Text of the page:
Researchers from the Natural History Museum of Utah in the US discovered tiny potato granules dating back about 10,900 years embedded in ancient stone tools.
Researchers believe that these “well-preserved starch granules” are the oldest evidence of cultivation of the Four Corners potato (Solanum jamesii) in North America.
Utah researchers were the first to study this archaeology and identify a spud-bearing species native to the southwestern United States, Solanum jamesii, which is an important part of ancient human diets.
This Four Corners potato was featured in the diets of many Native American tribes, like the Apache, Navajo and Hopi.
According to the archaeologists, this species was possibly transported, cultivated and domesticated as the plant only grows sparsely.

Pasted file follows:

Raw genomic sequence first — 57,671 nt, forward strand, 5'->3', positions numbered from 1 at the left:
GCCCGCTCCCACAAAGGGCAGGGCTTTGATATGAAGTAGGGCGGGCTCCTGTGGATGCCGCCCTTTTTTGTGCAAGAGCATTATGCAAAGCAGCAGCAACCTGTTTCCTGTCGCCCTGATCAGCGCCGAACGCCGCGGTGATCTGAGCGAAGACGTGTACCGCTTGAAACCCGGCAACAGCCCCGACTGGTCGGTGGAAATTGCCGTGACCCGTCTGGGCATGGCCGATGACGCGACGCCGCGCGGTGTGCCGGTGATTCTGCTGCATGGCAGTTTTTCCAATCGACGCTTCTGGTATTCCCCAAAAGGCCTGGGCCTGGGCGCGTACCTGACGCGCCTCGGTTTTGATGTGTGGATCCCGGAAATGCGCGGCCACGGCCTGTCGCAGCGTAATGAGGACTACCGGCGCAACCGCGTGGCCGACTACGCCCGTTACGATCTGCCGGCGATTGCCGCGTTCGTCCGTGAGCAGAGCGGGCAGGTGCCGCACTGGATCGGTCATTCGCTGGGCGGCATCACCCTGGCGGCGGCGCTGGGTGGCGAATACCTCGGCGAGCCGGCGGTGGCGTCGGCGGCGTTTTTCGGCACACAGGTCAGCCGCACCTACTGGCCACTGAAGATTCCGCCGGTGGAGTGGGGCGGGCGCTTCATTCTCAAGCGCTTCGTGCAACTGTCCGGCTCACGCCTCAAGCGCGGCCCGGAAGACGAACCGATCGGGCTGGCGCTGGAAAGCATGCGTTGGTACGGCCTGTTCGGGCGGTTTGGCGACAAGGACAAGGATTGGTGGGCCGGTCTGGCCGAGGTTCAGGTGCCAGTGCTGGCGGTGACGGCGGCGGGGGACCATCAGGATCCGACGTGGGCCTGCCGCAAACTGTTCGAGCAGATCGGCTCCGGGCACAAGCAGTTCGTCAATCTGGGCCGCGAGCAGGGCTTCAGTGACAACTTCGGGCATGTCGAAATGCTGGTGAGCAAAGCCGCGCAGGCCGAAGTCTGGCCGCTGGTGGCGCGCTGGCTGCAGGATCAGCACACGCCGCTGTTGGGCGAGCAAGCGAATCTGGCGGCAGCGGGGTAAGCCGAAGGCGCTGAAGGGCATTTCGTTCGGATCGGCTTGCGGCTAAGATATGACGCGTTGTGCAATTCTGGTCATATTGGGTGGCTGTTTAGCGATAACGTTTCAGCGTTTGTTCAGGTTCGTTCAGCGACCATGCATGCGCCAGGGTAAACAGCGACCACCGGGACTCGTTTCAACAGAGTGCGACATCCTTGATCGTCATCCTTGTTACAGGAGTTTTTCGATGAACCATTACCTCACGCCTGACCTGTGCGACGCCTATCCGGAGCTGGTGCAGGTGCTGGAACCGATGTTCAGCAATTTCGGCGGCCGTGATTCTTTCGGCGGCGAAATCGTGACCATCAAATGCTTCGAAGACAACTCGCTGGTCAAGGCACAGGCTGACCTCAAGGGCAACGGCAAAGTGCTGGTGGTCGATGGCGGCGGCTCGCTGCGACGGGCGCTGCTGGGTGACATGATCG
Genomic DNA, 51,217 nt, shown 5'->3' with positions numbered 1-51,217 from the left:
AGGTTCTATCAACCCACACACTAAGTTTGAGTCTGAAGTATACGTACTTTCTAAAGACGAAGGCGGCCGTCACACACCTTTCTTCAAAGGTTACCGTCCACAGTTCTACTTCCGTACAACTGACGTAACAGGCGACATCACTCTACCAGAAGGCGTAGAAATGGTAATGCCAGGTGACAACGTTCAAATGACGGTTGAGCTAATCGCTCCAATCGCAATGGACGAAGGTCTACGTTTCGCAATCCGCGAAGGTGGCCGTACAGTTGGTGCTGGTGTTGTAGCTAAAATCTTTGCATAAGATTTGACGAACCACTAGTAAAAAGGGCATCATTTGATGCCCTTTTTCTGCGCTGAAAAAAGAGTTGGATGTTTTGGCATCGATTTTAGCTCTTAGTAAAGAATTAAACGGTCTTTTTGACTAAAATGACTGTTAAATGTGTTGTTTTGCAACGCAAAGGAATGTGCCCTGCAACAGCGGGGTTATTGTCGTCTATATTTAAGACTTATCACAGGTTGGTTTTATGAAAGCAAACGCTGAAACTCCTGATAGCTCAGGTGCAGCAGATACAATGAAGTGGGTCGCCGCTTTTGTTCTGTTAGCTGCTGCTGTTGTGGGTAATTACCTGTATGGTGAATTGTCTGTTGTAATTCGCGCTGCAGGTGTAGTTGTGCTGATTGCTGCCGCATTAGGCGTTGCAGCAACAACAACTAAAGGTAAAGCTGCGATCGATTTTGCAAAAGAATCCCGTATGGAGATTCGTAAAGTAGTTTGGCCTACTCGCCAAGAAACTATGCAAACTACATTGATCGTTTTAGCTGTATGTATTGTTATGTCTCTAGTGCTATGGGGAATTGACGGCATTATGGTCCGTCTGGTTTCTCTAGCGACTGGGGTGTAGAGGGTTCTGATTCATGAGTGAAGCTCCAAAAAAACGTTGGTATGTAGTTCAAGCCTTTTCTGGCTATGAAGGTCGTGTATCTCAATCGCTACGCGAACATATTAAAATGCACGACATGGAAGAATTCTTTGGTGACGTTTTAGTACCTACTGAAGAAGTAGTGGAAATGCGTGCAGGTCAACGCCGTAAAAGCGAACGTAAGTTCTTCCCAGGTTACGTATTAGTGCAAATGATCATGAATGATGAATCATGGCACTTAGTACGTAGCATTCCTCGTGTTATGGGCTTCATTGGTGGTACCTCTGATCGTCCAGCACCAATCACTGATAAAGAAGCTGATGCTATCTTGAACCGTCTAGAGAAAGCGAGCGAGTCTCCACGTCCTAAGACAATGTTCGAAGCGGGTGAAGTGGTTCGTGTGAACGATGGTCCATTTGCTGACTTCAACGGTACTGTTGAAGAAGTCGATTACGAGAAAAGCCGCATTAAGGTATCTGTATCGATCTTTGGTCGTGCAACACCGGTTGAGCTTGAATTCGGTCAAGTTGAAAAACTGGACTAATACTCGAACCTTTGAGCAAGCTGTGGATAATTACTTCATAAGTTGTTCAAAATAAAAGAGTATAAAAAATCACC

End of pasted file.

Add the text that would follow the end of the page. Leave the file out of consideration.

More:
Modern potatoes are different varieties of another species known as Solanum tuberosum, which was domesticated in the South American Andes more than 7,000 years ago, distinct from this recently discovered species.
Researchers examined some large sandstone slabs which were used in meal preparation, called metates and handheld grinding stones called manos.
They also found some microscopic starch granules, however, previously archaeologists never suspected its presence.
The new discovery could assist the study of different species as food for not just human beings of the past, but also of food sources in the future.